He’s a complicated character. I think that issue is at the heart of the final season. Can we trust him or not trust him? And is he operating in his own interests? He talks a lot about how much he cares about David. Is that real? If you give him a path to power, is he going to take it? Is he going to be responsible? And the other thing is, this story is really about if real change is possible. Can you walk a different side of the line than you have been walking? Can you gain wisdom and experience and look at the world in a different way? There are a lot of high stakes to those questions in this case.
When you look back on the series, what do you find you’re most proud of?
It’s hard to pull out specific moments because there’s the micro and macro of the overall story that we’re telling and the tight turns we’ve had to make. Setting up a love story that’s so strong that the audience really invests themselves in it and then leading them to a place where that love can’t work anymore — and also a hero they’ve been asked to invest in, who does something that they can’t abide. And then taking that story forward and respecting the consequences of that story and yet trying to land an ending in which there’s some sense of resolution that’s satisfying. That’s the biggest satisfaction that I get.
But also, it’s one thing to be creative. It’s another thing to be creative on a deadline and while having to stick to a budget. And it’s another thing to play. To get down on the floor like my kids and play with this material. Play with it at the writing stage, and at the filmmaking stage and to be open to invention and whimsy. And to do all of that on a deadline with a budget… that’s what I’m proud of. There was never a moment where the show became work for me. Because I knew the moment it became work for me, it wouldn’t be the show anymore.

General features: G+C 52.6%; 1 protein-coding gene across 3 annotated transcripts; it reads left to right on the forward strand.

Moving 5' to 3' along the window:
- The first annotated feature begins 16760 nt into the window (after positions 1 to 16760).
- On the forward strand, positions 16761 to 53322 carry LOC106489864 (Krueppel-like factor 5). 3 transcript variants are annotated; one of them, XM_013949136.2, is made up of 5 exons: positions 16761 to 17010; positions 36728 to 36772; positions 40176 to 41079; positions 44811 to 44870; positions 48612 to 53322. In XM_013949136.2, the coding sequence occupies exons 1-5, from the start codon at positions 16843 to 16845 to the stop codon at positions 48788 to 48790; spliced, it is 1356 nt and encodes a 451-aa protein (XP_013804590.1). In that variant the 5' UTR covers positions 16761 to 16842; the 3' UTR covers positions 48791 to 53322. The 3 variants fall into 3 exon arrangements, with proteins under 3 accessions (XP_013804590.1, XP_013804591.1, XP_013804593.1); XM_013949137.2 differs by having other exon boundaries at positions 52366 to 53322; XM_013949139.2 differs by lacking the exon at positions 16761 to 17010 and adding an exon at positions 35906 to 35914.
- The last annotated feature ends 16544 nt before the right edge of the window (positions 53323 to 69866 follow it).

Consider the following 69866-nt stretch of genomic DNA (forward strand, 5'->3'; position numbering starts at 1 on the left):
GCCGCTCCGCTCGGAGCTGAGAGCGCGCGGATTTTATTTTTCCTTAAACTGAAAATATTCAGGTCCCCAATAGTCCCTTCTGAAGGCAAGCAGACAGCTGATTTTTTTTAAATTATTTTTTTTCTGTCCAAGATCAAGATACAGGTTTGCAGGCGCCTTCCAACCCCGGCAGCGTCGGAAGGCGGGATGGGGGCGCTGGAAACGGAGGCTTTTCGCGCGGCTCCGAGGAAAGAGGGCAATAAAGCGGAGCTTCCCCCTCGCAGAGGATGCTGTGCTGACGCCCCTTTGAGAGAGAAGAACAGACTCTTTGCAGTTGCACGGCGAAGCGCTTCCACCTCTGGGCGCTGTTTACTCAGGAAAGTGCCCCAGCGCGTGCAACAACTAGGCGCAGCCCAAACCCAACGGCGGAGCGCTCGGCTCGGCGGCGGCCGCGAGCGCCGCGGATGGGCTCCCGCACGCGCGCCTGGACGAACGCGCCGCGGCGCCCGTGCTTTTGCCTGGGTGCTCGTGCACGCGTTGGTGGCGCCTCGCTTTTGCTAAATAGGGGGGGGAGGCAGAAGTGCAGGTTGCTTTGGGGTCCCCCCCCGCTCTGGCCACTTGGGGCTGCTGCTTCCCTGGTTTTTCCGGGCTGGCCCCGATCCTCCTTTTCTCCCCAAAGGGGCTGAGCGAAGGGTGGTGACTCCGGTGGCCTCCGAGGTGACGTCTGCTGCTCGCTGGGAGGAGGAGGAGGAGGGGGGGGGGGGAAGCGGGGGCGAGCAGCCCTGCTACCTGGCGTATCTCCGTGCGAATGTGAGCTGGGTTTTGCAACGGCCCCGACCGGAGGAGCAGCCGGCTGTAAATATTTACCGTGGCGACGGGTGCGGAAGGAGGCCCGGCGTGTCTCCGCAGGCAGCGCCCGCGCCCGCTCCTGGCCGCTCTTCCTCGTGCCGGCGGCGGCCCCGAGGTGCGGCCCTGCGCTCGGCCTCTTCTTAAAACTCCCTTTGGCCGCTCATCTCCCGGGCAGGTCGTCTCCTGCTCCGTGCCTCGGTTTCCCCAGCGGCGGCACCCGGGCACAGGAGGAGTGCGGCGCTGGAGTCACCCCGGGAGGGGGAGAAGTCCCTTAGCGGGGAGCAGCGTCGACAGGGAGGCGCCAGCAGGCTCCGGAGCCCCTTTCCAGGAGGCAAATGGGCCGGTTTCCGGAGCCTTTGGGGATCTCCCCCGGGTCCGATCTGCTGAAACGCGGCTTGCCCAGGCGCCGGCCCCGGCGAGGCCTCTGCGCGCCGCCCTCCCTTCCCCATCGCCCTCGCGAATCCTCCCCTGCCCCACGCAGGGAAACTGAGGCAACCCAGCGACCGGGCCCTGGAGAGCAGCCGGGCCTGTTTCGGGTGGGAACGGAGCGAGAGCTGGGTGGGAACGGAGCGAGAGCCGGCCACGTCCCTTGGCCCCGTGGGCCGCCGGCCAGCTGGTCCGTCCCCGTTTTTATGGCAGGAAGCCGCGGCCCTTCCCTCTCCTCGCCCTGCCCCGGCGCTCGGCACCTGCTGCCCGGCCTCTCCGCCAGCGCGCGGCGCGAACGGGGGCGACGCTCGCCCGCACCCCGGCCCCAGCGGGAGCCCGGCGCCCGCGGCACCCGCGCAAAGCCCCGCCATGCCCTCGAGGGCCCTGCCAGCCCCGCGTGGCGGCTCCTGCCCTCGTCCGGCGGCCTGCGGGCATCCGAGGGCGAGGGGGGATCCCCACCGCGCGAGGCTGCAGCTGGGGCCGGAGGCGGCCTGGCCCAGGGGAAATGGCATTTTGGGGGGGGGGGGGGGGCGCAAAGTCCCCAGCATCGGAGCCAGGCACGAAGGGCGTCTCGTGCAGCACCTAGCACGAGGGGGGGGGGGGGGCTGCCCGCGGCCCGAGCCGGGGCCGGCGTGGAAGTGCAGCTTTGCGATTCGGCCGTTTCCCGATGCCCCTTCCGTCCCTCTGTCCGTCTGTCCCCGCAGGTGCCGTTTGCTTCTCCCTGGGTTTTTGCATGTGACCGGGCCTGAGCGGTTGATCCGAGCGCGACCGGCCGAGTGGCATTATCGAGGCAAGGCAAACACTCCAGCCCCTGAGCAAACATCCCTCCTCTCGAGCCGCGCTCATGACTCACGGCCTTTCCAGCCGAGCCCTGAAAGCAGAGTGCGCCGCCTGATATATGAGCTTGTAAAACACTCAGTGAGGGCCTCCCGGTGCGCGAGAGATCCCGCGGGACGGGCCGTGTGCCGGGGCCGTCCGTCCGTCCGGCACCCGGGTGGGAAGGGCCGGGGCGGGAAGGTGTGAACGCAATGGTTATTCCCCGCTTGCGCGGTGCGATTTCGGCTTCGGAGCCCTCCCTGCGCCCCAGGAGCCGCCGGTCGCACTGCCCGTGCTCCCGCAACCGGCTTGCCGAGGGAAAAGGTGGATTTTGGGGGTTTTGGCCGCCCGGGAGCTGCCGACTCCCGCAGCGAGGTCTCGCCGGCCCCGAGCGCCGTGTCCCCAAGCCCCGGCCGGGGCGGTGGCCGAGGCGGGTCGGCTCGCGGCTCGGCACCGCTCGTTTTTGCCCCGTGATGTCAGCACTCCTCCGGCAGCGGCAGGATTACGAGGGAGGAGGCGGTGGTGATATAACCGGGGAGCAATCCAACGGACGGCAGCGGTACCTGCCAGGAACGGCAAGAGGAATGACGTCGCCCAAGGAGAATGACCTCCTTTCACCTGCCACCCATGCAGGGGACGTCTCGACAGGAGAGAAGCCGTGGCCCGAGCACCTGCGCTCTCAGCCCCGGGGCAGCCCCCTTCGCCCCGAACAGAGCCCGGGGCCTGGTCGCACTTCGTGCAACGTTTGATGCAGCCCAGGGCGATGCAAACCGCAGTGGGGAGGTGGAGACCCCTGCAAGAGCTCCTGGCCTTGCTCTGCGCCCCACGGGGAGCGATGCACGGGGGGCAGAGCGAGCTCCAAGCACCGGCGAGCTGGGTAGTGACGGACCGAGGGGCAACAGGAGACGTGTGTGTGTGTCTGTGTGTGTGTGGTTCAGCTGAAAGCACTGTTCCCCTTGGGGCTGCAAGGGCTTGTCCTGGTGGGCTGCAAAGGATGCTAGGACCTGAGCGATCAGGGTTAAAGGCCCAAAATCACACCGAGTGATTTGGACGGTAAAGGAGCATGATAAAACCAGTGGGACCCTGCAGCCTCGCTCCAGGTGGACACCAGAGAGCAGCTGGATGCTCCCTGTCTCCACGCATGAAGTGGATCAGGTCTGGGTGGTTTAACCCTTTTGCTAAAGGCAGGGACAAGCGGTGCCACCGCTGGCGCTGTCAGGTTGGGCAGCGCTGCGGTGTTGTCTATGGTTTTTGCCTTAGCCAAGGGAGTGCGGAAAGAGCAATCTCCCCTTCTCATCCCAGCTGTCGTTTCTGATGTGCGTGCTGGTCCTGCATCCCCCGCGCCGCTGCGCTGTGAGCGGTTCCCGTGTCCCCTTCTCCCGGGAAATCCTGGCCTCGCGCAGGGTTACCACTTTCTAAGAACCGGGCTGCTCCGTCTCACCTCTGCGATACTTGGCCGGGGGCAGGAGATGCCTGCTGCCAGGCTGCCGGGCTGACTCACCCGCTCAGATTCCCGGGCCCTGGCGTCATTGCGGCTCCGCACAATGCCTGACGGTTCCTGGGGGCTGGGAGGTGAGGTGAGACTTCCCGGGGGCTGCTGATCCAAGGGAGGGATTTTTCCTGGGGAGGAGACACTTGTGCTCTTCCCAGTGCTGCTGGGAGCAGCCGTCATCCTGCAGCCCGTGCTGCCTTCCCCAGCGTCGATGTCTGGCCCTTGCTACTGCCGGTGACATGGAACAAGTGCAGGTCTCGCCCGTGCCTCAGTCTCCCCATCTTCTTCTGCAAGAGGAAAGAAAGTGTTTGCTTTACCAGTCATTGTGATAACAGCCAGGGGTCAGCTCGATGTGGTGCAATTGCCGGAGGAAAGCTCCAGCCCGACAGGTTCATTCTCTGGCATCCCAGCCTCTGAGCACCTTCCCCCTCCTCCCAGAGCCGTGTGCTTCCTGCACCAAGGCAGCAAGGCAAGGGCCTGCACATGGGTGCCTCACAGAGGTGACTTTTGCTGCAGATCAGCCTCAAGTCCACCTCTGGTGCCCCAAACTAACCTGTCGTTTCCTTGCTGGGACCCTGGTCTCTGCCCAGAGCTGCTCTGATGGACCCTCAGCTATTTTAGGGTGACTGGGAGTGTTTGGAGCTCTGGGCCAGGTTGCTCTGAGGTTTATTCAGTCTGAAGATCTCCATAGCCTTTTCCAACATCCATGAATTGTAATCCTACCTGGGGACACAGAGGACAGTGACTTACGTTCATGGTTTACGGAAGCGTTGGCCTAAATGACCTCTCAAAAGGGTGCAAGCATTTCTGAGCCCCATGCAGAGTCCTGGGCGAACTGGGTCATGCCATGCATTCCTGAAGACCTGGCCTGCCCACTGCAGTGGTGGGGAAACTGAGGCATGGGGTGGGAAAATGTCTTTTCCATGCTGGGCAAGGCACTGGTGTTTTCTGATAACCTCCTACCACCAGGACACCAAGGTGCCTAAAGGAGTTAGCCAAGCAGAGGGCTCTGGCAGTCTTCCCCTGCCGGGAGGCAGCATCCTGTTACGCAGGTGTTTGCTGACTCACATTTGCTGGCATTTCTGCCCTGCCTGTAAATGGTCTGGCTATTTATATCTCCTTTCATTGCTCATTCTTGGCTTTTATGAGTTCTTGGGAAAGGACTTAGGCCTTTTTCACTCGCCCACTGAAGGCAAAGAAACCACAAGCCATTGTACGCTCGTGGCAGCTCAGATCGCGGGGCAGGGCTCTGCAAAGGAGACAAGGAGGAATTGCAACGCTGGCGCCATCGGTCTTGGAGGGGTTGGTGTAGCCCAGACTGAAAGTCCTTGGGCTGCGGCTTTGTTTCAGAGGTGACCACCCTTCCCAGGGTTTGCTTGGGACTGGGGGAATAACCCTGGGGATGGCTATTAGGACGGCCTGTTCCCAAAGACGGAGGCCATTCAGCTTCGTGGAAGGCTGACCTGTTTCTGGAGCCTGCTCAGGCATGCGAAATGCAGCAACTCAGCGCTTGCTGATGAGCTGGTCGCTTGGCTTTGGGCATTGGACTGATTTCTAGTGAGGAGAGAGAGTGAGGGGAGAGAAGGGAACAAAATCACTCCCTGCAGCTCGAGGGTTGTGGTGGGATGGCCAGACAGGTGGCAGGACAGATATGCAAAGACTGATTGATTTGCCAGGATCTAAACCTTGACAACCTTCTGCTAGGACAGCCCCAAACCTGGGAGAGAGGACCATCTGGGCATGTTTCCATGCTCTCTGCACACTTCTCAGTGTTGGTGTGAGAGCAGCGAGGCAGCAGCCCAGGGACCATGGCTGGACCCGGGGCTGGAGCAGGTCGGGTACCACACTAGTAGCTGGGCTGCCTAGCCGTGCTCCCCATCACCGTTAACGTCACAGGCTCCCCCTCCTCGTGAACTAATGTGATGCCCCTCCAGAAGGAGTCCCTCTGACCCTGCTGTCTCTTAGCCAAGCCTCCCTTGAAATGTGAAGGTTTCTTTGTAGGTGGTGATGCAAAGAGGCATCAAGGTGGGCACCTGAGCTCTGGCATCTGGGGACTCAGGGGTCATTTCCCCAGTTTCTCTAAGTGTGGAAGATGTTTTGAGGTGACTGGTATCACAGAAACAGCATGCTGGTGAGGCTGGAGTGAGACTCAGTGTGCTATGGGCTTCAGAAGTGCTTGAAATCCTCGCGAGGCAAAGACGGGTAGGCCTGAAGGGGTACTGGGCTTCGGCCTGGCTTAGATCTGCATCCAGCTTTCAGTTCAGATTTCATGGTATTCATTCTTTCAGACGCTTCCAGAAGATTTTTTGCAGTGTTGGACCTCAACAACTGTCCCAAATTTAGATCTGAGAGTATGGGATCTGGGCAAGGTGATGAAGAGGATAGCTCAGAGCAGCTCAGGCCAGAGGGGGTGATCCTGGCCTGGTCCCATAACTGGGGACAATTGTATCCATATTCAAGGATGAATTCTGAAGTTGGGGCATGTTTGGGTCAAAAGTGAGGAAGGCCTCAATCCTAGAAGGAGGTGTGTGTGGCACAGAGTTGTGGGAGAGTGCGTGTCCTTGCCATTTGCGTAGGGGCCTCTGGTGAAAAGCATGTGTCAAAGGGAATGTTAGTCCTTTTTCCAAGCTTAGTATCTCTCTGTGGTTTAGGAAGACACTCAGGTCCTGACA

Will we see a happy ending for any of these characters by the end of the eighth episode?
I think we’ll see a satisfying ending, and I do think there’s happiness and hope to it for some of these characters. We all want love stories to work, families to stay together, good people to be protected, and bad people to be punished, but that’s not the way the world goes all the time. But, if you’re not going to do those things for an audience you have to lead them to an ending that makes sense and feels satisfying — even if it’s not a Disney ending.
By the way, is there anything Fargo-wise that you can talk about so far?
We’re writing and casting. We start shooting in October. It’s a big show. You can probably combine the first three seasons scale-wise and that would be the scale of [the fourth season]. It’s a big cast, complicated story, lots of moving pieces. The writers’ room is done. I’ve got about five or six scripts that are in various stages of completion. I’m excited.
Legion, Season 3 Premiere, Monday, June 24, 10/9c, FX